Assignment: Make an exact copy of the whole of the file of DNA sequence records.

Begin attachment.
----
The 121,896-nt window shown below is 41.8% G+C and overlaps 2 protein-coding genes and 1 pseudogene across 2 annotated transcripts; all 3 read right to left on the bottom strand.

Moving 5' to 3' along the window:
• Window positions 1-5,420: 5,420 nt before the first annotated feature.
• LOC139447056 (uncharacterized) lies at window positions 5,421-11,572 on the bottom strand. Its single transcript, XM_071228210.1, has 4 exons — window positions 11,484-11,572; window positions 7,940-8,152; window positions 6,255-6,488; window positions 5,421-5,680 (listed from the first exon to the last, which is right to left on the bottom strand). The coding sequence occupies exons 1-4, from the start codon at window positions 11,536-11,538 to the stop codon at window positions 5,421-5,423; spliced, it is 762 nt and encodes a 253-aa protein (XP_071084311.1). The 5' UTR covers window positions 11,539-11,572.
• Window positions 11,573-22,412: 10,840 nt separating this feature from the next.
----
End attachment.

The 121,896-nt window shown below is 41.8% G+C and overlaps 2 protein-coding genes and 1 pseudogene across 2 annotated transcripts; all 3 read right to left on the bottom strand.

Moving 5' to 3' along the window:
• Window positions 1-5,420: 5,420 nt before the first annotated feature.
• LOC139447056 (uncharacterized) lies at window positions 5,421-11,572 on the bottom strand. Its single transcript, XM_071228210.1, has 4 exons — window positions 11,484-11,572; window positions 7,940-8,152; window positions 6,255-6,488; window positions 5,421-5,680 (listed from the first exon to the last, which is right to left on the bottom strand). The coding sequence occupies exons 1-4, from the start codon at window positions 11,536-11,538 to the stop codon at window positions 5,421-5,423; spliced, it is 762 nt and encodes a 253-aa protein (XP_071084311.1). The 5' UTR covers window positions 11,539-11,572.
• Window positions 11,573-22,412: 10,840 nt separating this feature from the next.